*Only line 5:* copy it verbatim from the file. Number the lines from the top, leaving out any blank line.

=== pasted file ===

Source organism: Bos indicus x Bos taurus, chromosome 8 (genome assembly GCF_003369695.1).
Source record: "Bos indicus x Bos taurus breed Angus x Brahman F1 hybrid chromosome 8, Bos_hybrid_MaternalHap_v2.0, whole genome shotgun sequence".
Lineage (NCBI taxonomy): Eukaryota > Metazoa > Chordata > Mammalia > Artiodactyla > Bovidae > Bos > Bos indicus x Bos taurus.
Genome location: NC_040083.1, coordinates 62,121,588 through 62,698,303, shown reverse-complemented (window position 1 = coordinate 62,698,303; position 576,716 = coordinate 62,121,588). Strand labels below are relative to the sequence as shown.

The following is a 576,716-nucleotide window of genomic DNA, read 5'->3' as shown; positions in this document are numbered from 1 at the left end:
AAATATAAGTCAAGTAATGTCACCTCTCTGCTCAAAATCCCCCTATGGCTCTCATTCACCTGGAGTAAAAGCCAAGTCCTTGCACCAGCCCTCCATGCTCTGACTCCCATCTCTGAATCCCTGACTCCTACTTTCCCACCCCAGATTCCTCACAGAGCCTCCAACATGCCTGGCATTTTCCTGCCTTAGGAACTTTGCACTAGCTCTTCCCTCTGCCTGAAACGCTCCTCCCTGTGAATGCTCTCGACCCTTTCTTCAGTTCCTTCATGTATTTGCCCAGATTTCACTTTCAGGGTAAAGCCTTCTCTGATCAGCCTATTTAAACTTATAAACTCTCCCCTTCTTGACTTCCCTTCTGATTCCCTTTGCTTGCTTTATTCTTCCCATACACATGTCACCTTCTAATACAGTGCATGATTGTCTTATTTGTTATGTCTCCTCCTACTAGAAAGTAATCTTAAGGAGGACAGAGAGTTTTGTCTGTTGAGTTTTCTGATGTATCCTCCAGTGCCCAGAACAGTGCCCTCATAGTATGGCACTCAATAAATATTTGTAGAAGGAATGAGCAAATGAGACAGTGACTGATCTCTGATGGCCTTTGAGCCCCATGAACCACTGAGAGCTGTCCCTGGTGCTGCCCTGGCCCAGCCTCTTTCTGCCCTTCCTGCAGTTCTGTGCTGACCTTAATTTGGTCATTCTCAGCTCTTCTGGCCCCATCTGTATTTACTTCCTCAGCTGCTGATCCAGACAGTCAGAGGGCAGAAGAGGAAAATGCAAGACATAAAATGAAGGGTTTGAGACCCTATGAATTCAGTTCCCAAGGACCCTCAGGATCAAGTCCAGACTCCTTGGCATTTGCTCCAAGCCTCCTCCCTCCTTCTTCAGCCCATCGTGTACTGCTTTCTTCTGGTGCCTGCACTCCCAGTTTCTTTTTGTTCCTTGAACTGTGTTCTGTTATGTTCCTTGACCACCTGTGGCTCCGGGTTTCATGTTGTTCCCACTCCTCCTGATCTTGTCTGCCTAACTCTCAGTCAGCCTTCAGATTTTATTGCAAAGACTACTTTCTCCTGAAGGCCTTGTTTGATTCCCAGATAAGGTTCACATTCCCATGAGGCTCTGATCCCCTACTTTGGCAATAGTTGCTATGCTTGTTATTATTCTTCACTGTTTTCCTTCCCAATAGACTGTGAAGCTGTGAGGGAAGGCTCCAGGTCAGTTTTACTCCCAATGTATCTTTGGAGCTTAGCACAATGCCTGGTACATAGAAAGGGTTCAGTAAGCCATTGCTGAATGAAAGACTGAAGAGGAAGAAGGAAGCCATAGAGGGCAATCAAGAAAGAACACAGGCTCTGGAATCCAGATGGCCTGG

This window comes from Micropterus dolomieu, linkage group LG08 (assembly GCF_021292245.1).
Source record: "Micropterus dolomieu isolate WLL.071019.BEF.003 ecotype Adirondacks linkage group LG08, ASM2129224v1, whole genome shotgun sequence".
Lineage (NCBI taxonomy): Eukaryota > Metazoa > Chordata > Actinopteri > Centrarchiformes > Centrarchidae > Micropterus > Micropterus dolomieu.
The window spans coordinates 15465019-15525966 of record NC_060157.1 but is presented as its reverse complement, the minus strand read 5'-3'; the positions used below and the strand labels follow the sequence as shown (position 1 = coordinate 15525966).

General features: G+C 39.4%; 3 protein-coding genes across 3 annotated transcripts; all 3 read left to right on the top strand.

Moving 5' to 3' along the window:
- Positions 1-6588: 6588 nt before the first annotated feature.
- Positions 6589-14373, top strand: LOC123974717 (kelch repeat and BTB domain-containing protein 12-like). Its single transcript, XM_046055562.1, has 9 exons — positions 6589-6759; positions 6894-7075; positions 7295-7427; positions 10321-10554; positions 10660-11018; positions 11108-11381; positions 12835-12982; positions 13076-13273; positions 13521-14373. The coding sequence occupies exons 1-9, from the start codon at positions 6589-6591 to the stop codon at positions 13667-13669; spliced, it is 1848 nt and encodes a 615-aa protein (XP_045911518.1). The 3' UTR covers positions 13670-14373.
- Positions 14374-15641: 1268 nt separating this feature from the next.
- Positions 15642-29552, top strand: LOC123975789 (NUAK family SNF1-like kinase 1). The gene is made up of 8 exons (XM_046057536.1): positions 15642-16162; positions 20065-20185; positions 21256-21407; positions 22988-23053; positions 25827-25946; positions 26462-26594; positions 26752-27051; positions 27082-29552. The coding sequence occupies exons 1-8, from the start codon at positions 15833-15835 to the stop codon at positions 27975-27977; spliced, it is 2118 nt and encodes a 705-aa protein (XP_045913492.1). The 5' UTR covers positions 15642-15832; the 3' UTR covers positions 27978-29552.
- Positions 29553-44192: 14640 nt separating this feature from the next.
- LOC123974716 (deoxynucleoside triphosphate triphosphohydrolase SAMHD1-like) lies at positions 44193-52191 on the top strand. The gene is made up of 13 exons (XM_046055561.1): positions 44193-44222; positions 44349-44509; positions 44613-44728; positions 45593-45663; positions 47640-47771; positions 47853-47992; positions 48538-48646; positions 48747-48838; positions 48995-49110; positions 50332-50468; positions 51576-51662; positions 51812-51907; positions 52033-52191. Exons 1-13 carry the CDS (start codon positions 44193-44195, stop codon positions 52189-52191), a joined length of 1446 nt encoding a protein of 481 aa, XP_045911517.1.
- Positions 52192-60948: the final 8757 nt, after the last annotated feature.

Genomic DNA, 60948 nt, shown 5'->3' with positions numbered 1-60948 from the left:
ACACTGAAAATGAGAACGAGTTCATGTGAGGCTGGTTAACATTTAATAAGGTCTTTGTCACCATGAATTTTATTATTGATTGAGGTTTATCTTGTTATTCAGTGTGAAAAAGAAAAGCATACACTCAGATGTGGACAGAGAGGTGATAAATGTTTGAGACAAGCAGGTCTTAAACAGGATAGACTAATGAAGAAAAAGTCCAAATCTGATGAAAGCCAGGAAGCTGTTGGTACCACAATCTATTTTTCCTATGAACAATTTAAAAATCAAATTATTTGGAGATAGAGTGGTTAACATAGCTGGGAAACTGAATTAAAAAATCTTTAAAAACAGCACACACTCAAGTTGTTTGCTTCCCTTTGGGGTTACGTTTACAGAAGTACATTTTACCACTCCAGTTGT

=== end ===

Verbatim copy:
The following is a 576,716-nucleotide window of genomic DNA, read 5'->3' as shown; positions in this document are numbered from 1 at the left end: